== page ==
Chunderbelly Adelaide Fringe 2015Matt Byrne Media. Maxim's Wine Bar. 11 Feb 2015


Matt Byrne and Co. once again at Fringe-time take over Maxim's Wine Bar in downtown Norwood for a brand new vaudevillian comedy-variety act. Following a similar format, these shows in the past have taken the mickey of one group or another of otherwise unsung local working class heroes, such as hospital staff or teachers, or people just like us - barrackers, wives-and-girlfriends, or the computer-illiterate dateless.


Byrne himself can't understand the infatuation with the criminal class, and in this clever show he satirises the media for their role in this phenomena as much as the hapless antisocialism of the crims themselves, but it's clear we are viewing TV crims, or is it?


No joke is too obscure, no smutty comment too low, no micro-second gesture too base, to not be in the show. Byrne feels that if he made one person laugh, he made somebody laugh - that's what it's about. It does counter the trend of one hour shows, but the theatre is right in the wine bar for convenience.


What I love about Byrne's Fringe world premieres is that they are always about us - if not as the subject class, at least in our reactions to them. Through reworded karaoke of 70s and 80s tunes, we are introduced to a cavalcade of characters from the Port area - the criminal Moron family, their nemeses - the Gelatoes, a chopper gang, crooked coppers, and the lesbian interlopers of Semaphore. That's a heady mix!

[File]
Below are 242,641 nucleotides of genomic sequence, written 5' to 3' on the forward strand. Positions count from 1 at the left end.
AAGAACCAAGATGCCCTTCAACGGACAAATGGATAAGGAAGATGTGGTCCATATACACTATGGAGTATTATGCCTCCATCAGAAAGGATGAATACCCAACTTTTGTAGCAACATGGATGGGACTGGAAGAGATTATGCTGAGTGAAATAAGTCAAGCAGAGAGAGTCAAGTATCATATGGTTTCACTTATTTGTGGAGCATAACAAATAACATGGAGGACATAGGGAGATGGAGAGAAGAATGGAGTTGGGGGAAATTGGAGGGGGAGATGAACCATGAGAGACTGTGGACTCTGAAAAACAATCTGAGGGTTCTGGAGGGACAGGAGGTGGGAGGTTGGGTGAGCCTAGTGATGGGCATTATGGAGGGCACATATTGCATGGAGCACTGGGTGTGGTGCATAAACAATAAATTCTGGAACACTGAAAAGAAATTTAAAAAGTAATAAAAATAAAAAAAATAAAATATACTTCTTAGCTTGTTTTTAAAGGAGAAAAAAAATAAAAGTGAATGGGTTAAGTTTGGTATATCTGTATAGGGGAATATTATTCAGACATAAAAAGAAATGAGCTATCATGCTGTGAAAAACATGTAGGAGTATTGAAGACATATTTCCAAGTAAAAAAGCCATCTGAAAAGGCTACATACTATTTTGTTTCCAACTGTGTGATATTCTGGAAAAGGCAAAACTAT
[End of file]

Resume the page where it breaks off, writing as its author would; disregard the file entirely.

Needless to say, the actors are very busy switching characterisations faster than they can hotwire a car. Brendan Cooney's demonic eyes shine like diamonds whether he's hallucinating dolphin songs or fantasising murder. His lama (or is it alpaca) was one of the best studies of animalisation I have ever seen (yes, I made that word up). Marc Clement possesses deft moves and more comic irony than a crow bar. Matt Byrne (writer, director, and producer) is of the Bob Hope and Red Skelton School - a kind of humour that's love and fun all rolled into one. Kim York, a long-time Byrne-Fringe regular, is a consummate performer and her criminally matriarchal Judy Moron would make Jackie Weaver blush.


‘Chunderbelly’ is what the Fringe is all about - high energy, originality, loads of laughs, audience participation, songs, heaps of funny lines, and a greater understanding of ourselves.


What more could you ask for?


David Grybowski


When: 11 Feb to 15 Mar

Where: Maxim's Wine Bar